The Many St. Gregorys

Last week I celebrated my name day/feast day – St. Gregory the Theologian – and yesterday was the feast of the Three Hierarchs, of which Gregory the Theologian is one of them. I received some wishes yesterday for what is sort of a secondary name day feast for me. In all cases I am very thankful for people remembering; it seems that we are slowly losing the name day tradition, and this is a sad thing. In addition to the greetings I also heard from a lot of people that they were confused about the many different St. Gregorys – there are indeed a lot of saints bearing this name! Here is a quick rundown on some of the more well known saints (all dates refer to the Orthodox feast – in some cases they have a different date in the Roman Catholic church):

-The vast majority of people with my name in the Greek Orthodox Church celebrate St. Gregory the Theologian (Jan. 25), who lived in the 4th century. He is sometimes known as Gregory of Nazianzus, but this more properly refers to his father, Gregory the Elder, who is also a saint.

-St. Gregory the Illuminator (Sep. 30), active in the 3rd and 4th century, is the patron saint of Armenia. He brought Christianity to that country, which was the first to adopt Christianity as its official religion. The Armenian version of Gregory is Krikor. Mike Connors, who passed away almost exactly a year ago, starred in Mannix and his real name was Krekor Ohanian. I always wondered why he didn’t just go by Gregory Ohanian, but apparently Hollywood changed his name because it was too close to George O’Hanlon, an old-time Hollywood actor who, most importantly to me, voiced George Jetson in The Jetsons.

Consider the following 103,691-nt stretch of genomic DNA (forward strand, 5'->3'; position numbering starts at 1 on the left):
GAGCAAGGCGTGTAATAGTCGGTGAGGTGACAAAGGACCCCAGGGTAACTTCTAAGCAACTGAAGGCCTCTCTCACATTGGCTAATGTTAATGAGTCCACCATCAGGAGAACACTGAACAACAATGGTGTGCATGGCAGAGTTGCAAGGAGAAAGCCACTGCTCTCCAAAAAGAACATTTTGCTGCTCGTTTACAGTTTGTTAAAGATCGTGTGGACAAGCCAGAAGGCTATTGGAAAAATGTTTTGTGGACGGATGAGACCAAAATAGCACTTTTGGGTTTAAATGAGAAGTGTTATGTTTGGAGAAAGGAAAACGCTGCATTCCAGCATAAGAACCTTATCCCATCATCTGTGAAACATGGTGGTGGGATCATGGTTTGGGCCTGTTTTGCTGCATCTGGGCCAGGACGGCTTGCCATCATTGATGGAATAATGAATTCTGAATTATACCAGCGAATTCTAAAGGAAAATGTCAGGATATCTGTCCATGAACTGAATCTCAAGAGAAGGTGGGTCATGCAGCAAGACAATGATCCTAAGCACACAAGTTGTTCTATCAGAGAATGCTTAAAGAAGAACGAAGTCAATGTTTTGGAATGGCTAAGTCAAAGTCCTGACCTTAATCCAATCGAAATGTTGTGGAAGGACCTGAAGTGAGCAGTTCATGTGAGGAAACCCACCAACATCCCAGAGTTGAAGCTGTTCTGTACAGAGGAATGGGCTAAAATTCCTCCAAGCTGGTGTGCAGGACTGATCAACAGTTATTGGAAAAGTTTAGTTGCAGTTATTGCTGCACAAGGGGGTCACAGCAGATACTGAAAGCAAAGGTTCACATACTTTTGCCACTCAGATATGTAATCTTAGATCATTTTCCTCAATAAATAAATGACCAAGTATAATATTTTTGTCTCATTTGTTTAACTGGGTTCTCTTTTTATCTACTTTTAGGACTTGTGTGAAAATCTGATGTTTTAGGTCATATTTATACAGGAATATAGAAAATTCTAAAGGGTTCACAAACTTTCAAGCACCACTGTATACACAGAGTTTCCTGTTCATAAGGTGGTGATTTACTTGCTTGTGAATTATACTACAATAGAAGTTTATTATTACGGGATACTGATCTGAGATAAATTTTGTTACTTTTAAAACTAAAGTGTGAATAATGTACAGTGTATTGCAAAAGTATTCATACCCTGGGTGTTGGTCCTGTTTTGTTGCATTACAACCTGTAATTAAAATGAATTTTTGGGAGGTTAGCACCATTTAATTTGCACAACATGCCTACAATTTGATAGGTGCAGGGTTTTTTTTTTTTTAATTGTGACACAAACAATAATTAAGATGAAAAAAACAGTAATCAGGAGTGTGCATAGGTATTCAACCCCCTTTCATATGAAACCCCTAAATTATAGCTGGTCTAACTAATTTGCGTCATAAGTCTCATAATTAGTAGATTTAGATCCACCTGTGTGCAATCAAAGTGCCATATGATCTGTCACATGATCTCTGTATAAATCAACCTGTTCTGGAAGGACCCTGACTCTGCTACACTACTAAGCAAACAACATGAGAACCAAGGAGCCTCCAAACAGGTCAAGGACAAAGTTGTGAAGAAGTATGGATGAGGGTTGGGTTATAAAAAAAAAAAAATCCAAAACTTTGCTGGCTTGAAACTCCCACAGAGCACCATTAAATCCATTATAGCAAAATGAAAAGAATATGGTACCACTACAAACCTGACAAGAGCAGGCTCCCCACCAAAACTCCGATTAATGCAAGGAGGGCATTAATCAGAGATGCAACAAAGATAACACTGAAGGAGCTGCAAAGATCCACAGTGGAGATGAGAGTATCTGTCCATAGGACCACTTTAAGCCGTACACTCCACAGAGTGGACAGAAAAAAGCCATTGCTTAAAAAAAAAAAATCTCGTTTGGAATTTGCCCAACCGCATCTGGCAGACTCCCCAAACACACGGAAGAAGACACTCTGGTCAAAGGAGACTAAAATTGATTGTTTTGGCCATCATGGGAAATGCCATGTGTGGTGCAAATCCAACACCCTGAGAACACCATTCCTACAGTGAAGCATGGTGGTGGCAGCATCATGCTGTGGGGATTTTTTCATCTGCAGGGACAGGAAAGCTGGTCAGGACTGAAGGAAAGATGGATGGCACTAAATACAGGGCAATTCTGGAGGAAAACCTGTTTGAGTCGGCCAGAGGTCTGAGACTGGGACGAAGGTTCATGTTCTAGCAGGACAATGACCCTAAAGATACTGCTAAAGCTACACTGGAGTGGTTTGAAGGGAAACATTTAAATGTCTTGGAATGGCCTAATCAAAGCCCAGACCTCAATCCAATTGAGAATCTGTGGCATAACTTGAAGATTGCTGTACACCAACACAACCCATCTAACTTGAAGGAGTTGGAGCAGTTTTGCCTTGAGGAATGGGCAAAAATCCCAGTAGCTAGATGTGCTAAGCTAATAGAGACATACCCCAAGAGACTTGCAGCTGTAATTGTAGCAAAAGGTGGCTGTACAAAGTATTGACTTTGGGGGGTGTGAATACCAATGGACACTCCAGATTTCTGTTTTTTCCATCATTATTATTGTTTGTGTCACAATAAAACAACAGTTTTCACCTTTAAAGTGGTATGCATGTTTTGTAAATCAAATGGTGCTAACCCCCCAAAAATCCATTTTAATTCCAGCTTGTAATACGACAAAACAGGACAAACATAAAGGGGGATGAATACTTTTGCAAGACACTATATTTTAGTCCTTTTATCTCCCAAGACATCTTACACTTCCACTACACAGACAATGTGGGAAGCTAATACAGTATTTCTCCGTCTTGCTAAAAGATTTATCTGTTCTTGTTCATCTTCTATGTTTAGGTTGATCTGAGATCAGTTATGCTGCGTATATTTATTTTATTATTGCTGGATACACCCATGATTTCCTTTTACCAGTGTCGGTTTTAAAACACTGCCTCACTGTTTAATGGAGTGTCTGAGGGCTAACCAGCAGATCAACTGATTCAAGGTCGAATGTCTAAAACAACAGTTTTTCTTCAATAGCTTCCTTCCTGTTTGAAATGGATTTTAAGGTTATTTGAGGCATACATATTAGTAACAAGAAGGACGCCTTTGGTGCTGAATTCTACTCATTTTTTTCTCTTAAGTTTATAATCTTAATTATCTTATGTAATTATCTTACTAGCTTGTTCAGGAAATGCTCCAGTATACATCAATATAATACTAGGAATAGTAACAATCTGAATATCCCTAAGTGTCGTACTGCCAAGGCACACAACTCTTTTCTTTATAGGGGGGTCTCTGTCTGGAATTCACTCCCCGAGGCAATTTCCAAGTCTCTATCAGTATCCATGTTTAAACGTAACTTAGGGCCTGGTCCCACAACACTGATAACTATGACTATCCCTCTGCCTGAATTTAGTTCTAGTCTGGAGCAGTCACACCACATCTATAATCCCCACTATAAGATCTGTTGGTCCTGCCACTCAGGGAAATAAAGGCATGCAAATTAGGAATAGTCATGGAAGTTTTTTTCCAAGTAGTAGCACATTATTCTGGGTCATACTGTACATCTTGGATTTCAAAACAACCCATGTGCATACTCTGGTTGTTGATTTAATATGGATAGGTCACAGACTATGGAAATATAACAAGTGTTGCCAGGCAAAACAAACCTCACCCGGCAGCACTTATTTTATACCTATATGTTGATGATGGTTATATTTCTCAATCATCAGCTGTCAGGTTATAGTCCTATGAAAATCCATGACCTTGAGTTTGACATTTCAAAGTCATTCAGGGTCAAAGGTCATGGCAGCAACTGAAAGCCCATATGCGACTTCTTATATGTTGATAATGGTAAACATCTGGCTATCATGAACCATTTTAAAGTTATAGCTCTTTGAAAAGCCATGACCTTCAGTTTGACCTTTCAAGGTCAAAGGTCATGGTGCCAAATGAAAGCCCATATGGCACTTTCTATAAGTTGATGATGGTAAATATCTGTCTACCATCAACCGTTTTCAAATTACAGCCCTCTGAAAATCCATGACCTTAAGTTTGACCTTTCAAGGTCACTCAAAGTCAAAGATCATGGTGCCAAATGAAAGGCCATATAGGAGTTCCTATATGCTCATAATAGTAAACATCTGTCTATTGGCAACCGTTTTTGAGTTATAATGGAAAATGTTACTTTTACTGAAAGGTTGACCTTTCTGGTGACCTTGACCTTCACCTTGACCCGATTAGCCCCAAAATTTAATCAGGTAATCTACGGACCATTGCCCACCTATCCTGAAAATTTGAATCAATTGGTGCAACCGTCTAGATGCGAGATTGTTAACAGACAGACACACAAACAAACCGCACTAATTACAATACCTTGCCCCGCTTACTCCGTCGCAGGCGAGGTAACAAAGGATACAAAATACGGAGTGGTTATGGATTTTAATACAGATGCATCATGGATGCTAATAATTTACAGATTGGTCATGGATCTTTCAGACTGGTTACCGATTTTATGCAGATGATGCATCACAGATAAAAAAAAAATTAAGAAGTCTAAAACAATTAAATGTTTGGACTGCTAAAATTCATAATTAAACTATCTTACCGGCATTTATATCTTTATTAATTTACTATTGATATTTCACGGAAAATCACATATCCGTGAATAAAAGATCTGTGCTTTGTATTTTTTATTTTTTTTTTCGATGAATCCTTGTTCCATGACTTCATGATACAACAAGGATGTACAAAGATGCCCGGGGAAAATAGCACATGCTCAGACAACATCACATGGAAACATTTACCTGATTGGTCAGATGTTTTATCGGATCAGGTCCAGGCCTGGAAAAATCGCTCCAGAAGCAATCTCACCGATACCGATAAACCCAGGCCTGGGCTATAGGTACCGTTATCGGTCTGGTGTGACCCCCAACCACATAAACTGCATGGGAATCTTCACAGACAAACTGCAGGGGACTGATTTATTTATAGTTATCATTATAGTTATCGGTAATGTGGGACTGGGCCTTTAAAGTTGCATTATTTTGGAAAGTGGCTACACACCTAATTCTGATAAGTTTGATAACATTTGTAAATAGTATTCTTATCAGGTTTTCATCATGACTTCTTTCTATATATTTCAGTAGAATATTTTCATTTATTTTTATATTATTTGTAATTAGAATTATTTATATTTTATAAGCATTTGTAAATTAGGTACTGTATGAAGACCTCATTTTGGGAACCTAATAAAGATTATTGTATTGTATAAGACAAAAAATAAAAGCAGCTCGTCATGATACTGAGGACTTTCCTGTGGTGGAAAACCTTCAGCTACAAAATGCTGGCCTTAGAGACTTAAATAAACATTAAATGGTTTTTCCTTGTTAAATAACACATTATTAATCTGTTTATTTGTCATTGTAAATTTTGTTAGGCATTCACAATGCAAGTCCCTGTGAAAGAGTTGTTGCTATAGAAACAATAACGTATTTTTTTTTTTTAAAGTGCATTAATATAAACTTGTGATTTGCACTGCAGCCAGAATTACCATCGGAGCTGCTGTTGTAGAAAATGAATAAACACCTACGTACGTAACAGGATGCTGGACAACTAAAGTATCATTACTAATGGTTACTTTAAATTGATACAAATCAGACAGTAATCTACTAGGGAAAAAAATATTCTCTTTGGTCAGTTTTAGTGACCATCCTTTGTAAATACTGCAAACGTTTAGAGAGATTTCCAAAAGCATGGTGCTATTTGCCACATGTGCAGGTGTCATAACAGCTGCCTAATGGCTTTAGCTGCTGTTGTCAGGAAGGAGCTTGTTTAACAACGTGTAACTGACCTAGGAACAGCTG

-St. Gregory the Great (March 12) was active in the 6th century and is also knows as Gregory, Pope of Rome and Gregory the Dialogist. This latter term is how he is known in the Eastern church and refers to his authorship of The Dialogues. Some years back our Metropolitan distributed to us a translation of one of his works which argued that women should NOT refrain from receiving communion when they are menstruating. I blogged about this at the time and will try to repost.

-St. Gregory of Nyssa (Jan. 10) is hugely popular in Orthodox circles and really in many Christian jurisdictions for his theological writings. He was active in the 4th century. His brother was St. Basil, and the two of them, along with Gregory the Theologian, are known as the Cappadocian Fathers – a reference to where they were from and were active.

-St. Gregory the Wonderworker (Nov. 17) was yet another saint active in the 3rd century and in Asia Minor. He is probably the coolest guy in this list because there is an air of mystery about him; few of his writings survive but his life is well attested and he was known for making miracles, hence his title.

-St. Gregory of Palamas (second Sunday of Lent). Gregory is the most recent saint on this list – he reposed in the mid-14th century. He was a key figure in the Hesycast controversy – a dispute in the Church about contemplative prayer (Hesycast comes from the Greek word for silence). We celebrate him on the second Sunday of Lent, which follows the Sunday of Orthodoxy. The idea is that his work was a continuation of the work of those who won the day in the Iconoclastic controversy.

There are many more saints who bear the name of Gregory. Like most if not all Greeks, I celebrate St. Gregory the Theologian, but I am thankful for name day wishes whenever any of these great saints are celebrated 🙂


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